My predication model is based on my own life observations, a lot of reading, the Internet, and the quote by Mark Twain that says “History may not repeat itself, but it does rhyme a lot.”
The presidential election is coming in November 2008. The nation appears weary and divided; very much like the lead-up to the 1976 election. In 1976, with the end of the Viet Nam war, out of control Federal budgets and a nation seeking change, the pendulum swung from one end of the political spectrum to the other. Today, the nation wants change. This coming election may not automatically mean a change in political parties, but I think we can expect the election to reflect a dramatic shift in focus, direction and leadership style.
The economy in 2008 in many ways, will mirror the 1970’s, with inflation being the primary theme. According to the government, inflation is running at about 2% per year. For those who saved their Thanksgiving dinner bills for 2007 and compared them with 2006, they probably saw a dramatic increase in food prices. John Williams (www.shadowstats.com) has spent years studying government statistics — what is being reported — and not — and how it’s being reported. According to Mr. Williams, inflation is currently running at about 10%. With the current near collapse of the dollar, and fewer foreigners willing to finance our debt (buying our Treasury Bills), look for the printing presses in Washington to be working overtime in 2008. Translation: expect inflation to grow at an ever increasing rate.
As a result of inflation, the price of gold, a barometer and leading indicator of inflation, will continue its march toward $1000 an ounce. Oil prices, a reflection of the weakening dollar, will remain high in 2008, with $4.00 a gallon a distinct possibility.
The U.S. housing market will be anemic throughout 2008. With housing inventories as large as they currently are, and sellers, at this point, unwilling to “sell at any price” the housing market will be a major drag on the economy in 2008.
Internationally, China is set to showcase itself in the 2008 Olympics. China’s growth rate is more than 10% a year with no sign of slowing down. This incredible growth rate is spurred on by the United States. We shop, they produce. In spite of a trade-war mentality coming from some members of congress, this relationship will be maintained until the Olympics have been written into the history books.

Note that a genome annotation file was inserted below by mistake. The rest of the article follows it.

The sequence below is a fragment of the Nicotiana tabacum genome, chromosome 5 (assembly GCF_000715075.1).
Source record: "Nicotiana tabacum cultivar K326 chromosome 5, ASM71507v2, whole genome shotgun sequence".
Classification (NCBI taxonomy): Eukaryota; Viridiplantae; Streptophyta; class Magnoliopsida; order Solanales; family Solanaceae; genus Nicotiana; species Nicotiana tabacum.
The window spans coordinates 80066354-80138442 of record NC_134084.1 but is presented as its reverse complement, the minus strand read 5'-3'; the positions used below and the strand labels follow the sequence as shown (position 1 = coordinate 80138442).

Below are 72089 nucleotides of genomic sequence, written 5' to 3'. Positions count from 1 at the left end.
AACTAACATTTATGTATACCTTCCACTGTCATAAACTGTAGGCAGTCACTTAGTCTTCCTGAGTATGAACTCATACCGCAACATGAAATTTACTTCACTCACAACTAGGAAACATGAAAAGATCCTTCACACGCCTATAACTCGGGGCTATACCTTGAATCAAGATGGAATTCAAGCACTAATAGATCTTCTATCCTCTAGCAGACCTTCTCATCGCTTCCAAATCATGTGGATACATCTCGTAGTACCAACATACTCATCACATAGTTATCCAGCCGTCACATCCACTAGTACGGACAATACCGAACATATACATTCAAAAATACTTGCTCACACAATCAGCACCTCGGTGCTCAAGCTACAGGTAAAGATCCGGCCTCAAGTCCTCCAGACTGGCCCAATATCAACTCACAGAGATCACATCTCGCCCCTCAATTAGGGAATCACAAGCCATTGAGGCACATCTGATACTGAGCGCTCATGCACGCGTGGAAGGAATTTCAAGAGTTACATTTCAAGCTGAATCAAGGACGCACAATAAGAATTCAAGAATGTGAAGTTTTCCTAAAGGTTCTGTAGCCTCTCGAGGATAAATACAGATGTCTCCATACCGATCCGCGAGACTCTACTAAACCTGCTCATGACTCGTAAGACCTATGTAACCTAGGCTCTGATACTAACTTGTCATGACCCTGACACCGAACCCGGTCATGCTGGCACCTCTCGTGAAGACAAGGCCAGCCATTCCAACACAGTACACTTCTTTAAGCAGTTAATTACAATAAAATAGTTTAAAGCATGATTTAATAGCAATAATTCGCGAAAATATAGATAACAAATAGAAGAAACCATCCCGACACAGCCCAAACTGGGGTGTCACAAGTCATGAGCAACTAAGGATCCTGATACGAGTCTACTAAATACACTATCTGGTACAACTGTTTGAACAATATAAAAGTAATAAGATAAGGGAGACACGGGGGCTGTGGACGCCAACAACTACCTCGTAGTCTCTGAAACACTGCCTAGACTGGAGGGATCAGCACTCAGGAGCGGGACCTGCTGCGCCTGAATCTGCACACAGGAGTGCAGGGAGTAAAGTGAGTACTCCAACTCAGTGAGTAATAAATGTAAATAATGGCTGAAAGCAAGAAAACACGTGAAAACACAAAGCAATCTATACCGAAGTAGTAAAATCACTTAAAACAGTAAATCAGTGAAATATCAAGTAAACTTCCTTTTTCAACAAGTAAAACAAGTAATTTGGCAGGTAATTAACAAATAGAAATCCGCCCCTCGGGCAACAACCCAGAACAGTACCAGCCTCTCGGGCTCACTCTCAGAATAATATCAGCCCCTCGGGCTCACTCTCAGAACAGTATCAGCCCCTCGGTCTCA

In 1979 Russia, sensing a weak and divided America, invaded Afghanistan. Vladimir Putin, Russia’s current leader is part of that old KGB regime. His goal is to re-establish Russia’s sphere of influence over the old Soviet Union states. And, as of late, he’s been flexing his muscle. According to www.Stratfor.com, Russia is focusing on the Baltics and the Caucasus region (Georgia and the Ukraine). With all eyes on China, and the U.S. distracted in Iraq, expect Mr. Putin's successor, like his predecessor in 1979, to test the resolve of the west in 2008, with more than just words.
In the middle east, Hezbollah will use 2008 to rebuild its strength. Russia will strengthen its alignment with Iran. And, Israel will — hold on again and off again — peace talks with the Palestinians. In the end, you can expect continuing conflict and tension in the middle east; it has been that way since the beginning of recorded history and I see no reason why things will change in 2008.
To summarize, in 2008 you can expect:
• a distinct shift in presidential tone, policy and leadership style
• inflation to pick up steam
• oil prices to stay high
• the price of gold to breach $900 dollars an ounce
• the housing market to be a major drag on the economy
• the largest transfer of wealth in the history of mankind to continue — U.S. to China
• Russia to test the west’s resolve
• tensions in the middle east to continue
Paris Hilton . . . will she end up back in jail? I’ll leave those
predications to the supermarket tabloids!
Enjoy 2008, it’s going to be an interesting year!
Robert Ross can be reached by e-mail at: SanDiegoRoss@Yahoo.com
Copyright 2008 by Robert Ross, all rights reserved
Return to the January/February Index page